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Young people are looking for an emotionally connected church

One that puts faith in action, new report finds

Australian Millennials and Gen Z – those aged 18-35 – don’t just want to be “reached”, they want to be involved and make a difference, according to a new report released today from Barna, World Vision Australia and Alpha Australia.

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The report, called The Connected Generation, is the culmination of a survey of 15,000 adults aged 18-25 in 25 countries, including over 1000 respondents from Australia, and aims to better understand the younger generation and their attitudes to church. It is the largest study Barna has ever conducted.

The report showed that young Australians, in particular, were feeling “lonely and isolated”: 34 per cent of those surveyed said they were lonely and isolated, while only 33 per cent said they felt “deeply cared for”. Australia was one of the only countries in the survey to have more people say they felt lonely than cared for.

Meanwhile, three in ten people in Australia and New Zealand met Barna’s definition of anxiety, defined as “often feeling at least three of the following emotions: ‘anxious about important decisions’, ‘sad or depressed’, ‘insecure in who I am’ or ‘afraid to fail’.”

“It’s more important than ever for the church to understand the emotional climate.” – David Kinnaman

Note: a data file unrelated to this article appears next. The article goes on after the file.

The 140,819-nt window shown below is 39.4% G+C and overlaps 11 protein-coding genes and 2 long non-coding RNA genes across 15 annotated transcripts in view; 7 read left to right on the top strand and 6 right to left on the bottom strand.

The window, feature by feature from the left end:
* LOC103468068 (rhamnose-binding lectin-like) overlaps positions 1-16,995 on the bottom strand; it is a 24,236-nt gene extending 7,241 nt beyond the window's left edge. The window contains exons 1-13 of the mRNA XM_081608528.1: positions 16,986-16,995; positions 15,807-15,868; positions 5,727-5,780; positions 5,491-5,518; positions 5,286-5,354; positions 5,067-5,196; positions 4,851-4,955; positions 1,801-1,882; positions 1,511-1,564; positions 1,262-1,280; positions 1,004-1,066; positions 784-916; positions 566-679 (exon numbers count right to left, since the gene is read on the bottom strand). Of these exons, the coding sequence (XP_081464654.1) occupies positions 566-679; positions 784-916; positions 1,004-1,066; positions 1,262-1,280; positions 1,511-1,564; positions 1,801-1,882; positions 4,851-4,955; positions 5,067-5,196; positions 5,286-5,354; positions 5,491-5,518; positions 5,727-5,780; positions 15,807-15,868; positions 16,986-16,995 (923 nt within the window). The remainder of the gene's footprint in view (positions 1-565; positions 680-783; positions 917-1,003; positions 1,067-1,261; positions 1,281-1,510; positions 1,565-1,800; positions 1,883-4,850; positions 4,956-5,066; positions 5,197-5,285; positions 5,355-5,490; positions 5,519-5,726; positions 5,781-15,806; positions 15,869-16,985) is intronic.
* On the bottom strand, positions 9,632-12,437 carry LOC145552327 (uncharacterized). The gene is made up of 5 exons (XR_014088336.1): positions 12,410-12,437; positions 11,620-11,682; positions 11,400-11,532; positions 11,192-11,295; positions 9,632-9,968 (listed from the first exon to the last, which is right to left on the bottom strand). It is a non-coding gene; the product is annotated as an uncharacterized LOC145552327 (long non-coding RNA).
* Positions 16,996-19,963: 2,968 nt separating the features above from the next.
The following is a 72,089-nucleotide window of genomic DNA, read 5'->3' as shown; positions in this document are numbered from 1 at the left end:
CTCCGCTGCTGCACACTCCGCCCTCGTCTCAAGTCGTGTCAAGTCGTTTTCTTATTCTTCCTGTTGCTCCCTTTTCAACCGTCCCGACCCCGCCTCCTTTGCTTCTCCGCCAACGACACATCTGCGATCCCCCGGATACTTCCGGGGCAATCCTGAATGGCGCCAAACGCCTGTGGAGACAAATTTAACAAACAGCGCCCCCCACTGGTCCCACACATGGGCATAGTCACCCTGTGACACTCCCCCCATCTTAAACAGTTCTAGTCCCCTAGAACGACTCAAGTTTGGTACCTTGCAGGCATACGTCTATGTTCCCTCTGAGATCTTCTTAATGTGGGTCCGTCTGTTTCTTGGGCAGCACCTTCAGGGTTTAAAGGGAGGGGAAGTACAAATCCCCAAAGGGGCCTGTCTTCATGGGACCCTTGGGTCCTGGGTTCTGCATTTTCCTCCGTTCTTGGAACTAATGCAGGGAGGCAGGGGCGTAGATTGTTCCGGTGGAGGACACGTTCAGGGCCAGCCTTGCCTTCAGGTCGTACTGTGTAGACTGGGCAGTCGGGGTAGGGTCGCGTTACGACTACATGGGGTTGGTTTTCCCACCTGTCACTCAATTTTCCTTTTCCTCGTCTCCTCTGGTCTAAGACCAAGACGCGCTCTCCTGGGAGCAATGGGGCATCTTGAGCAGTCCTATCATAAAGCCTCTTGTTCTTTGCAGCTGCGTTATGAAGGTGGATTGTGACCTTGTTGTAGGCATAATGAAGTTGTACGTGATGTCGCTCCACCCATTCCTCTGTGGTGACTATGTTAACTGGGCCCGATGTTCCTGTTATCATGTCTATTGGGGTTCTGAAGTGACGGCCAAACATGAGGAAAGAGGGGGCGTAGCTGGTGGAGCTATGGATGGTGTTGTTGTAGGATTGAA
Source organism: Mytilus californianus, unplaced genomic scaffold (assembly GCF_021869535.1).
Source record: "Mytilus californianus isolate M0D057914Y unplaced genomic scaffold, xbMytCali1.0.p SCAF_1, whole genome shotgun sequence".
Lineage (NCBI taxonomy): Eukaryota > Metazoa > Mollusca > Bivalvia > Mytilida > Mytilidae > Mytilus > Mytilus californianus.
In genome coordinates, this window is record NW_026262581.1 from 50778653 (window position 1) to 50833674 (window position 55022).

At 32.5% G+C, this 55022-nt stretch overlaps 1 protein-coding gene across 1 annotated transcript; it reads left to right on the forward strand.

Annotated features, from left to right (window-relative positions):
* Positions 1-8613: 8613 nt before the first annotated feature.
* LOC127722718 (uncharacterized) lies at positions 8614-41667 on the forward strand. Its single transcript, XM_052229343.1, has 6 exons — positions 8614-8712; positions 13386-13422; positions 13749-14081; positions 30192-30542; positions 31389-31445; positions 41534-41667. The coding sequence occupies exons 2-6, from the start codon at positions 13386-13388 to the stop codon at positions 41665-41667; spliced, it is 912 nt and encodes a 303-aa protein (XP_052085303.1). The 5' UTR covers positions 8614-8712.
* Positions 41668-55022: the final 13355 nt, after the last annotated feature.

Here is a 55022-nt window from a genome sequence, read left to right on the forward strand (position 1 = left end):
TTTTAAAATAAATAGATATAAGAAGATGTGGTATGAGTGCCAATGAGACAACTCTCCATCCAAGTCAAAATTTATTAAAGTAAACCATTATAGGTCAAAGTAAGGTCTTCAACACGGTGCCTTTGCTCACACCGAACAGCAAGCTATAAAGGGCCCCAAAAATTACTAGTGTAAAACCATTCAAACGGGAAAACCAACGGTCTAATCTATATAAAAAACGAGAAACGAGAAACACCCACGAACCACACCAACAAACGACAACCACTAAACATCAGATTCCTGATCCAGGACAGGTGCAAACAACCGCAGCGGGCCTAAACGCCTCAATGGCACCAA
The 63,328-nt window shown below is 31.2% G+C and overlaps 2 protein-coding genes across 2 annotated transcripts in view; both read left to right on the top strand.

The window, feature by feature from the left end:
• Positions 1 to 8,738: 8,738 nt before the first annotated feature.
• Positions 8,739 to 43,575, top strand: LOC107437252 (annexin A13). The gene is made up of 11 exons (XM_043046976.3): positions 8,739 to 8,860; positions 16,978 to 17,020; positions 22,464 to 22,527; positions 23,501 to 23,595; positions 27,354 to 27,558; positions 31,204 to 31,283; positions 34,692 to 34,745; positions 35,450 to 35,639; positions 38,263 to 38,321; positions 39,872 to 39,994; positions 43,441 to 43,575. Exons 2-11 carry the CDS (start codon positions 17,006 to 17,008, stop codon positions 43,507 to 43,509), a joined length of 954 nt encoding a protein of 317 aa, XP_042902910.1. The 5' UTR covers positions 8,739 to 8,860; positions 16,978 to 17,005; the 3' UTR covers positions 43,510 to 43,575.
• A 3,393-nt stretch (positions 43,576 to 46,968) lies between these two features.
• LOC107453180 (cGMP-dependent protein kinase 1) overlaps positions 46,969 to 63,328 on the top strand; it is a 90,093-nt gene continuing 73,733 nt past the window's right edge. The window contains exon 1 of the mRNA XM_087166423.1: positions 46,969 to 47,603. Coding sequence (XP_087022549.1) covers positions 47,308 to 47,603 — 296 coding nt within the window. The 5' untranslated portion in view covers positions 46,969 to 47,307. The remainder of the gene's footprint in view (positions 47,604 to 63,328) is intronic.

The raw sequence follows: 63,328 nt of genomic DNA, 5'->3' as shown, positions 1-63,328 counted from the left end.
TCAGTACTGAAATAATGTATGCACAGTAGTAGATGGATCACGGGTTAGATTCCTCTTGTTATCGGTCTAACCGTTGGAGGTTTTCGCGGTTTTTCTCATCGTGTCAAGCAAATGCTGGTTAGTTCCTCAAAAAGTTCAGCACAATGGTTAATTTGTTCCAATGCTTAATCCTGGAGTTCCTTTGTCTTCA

David Kinnaman is president of Barna Group in the United States, and author of bestselling books including You Lost Me and unChristian – which both explore why young people are leaving the church. He is currently in Australia to release The Connected Generation and told Eternity that young people are looking for an “emotionally connected church” that can help to counter high levels of isolation.

“It’s more important than ever for the church to understand the emotional climate and how to create an emotionally healthy community to be able to match up to the concerns that this generation is bringing to the table,” said Kinnaman.

The vast majority of young adults feels the impact of broad, global trends more than they feel loved and supported by others close to them: Barna Barna

Those issues include anxiety about vocation and finances in a generation coming of age in, what Kinnaman described as, a “chaotic time”.

“Though they tend to be less religious, anxious respondents who do participate in communities of worship cite more relational reasons for doing so,” reads the report.

Kinnaman says it’s important that the church tells a story of hope about this “connected generation”, which so often cops a bad rap in the media and among our churches.

“There is a vibrant group of young people in every place we surveyed who are committed to the church; there are plenty of signs of hope. It’s a generation that’s more spiritual than we expected, more positive towards Christianity. And the levels of resilience were quite high amongst those who are connected to the church,” he said.

“There are plenty of signs of hope. It’s a generation that’s more spiritual than we expected, more positive towards Christianity.” – David Kinnaman

Australia does, however, have some of the higher drop-out rates among young people who are leaving the church. Globally, the church drop-out rate among Millennials and Gen Z is 57 per cent. In Australia, that number is 71 per cent.